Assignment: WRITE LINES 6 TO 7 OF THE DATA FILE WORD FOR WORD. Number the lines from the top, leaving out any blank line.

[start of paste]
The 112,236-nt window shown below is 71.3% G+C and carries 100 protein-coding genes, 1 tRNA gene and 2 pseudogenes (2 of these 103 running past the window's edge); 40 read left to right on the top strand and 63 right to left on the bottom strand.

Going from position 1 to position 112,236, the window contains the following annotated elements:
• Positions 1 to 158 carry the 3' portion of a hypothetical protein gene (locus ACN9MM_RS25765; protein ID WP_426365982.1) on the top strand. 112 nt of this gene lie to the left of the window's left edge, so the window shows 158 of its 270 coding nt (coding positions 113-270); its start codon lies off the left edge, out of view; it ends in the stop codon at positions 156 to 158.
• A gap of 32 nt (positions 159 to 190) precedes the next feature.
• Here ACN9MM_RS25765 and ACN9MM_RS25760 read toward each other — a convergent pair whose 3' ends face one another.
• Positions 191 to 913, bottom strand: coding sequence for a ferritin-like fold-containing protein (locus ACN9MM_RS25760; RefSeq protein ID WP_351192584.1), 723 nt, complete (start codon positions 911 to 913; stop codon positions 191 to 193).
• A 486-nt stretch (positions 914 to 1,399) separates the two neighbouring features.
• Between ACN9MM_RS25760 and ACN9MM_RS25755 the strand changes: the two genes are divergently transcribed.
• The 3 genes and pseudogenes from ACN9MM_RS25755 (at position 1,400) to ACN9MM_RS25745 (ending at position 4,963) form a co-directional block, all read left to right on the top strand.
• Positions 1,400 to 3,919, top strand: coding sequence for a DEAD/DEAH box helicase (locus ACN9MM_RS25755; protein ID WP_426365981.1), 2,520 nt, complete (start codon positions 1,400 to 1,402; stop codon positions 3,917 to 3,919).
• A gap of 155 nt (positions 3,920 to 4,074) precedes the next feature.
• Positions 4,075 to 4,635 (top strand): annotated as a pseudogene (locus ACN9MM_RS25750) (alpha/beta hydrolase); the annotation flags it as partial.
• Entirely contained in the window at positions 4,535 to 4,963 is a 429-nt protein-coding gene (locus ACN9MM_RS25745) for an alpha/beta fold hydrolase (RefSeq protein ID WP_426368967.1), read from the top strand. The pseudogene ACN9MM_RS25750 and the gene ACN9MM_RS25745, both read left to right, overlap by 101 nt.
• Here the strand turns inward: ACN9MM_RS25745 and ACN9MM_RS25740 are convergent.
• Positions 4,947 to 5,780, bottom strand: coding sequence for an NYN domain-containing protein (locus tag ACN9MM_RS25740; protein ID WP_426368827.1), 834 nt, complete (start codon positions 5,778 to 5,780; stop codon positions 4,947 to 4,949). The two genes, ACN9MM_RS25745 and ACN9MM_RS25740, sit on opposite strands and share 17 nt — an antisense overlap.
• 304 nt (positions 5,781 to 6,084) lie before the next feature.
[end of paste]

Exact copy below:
• Positions 191 to 913, bottom strand: coding sequence for a ferritin-like fold-containing protein (locus ACN9MM_RS25760; RefSeq protein ID WP_351192584.1), 723 nt, complete (start codon positions 911 to 913; stop codon positions 191 to 193).
• A 486-nt stretch (positions 914 to 1,399) separates the two neighbouring features.